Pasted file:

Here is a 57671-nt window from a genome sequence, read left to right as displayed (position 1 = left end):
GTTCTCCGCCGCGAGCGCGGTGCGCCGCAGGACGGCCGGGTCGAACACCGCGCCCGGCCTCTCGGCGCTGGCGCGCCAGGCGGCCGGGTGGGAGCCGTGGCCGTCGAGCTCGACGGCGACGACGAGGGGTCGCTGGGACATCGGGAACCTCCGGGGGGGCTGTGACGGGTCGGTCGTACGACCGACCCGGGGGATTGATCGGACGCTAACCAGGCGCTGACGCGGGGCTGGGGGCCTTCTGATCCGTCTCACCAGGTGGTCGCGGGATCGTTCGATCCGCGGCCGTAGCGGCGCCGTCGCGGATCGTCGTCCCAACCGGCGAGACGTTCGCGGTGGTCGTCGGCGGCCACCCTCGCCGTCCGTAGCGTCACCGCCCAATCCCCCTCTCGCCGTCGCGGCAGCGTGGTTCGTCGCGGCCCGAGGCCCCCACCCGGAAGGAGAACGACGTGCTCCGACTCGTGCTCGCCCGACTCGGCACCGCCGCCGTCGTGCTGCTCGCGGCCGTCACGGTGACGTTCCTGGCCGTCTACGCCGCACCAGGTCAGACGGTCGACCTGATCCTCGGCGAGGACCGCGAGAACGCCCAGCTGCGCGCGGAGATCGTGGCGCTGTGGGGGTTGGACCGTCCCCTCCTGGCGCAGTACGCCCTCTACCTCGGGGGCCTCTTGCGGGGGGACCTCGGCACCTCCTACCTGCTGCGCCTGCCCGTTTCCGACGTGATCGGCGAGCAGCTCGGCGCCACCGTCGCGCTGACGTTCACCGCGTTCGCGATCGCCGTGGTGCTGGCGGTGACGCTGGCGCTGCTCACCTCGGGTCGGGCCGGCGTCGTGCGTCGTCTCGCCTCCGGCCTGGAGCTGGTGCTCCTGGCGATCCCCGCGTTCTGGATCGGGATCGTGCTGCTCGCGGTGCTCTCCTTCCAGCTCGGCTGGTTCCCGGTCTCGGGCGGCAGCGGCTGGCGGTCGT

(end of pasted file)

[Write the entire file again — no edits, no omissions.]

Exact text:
Here is a 57671-nt window from a genome sequence, read left to right as displayed (position 1 = left end):
GTTCTCCGCCGCGAGCGCGGTGCGCCGCAGGACGGCCGGGTCGAACACCGCGCCCGGCCTCTCGGCGCTGGCGCGCCAGGCGGCCGGGTGGGAGCCGTGGCCGTCGAGCTCGACGGCGACGACGAGGGGTCGCTGGGACATCGGGAACCTCCGGGGGGGCTGTGACGGGTCGGTCGTACGACCGACCCGGGGGATTGATCGGACGCTAACCAGGCGCTGACGCGGGGCTGGGGGCCTTCTGATCCGTCTCACCAGGTGGTCGCGGGATCGTTCGATCCGCGGCCGTAGCGGCGCCGTCGCGGATCGTCGTCCCAACCGGCGAGACGTTCGCGGTGGTCGTCGGCGGCCACCCTCGCCGTCCGTAGCGTCACCGCCCAATCCCCCTCTCGCCGTCGCGGCAGCGTGGTTCGTCGCGGCCCGAGGCCCCCACCCGGAAGGAGAACGACGTGCTCCGACTCGTGCTCGCCCGACTCGGCACCGCCGCCGTCGTGCTGCTCGCGGCCGTCACGGTGACGTTCCTGGCCGTCTACGCCGCACCAGGTCAGACGGTCGACCTGATCCTCGGCGAGGACCGCGAGAACGCCCAGCTGCGCGCGGAGATCGTGGCGCTGTGGGGGTTGGACCGTCCCCTCCTGGCGCAGTACGCCCTCTACCTCGGGGGCCTCTTGCGGGGGGACCTCGGCACCTCCTACCTGCTGCGCCTGCCCGTTTCCGACGTGATCGGCGAGCAGCTCGGCGCCACCGTCGCGCTGACGTTCACCGCGTTCGCGATCGCCGTGGTGCTGGCGGTGACGCTGGCGCTGCTCACCTCGGGTCGGGCCGGCGTCGTGCGTCGTCTCGCCTCCGGCCTGGAGCTGGTGCTCCTGGCGATCCCCGCGTTCTGGATCGGGATCGTGCTGCTCGCGGTGCTCTCCTTCCAGCTCGGCTGGTTCCCGGTCTCGGGCGGCAGCGGCTGGCGGTCGT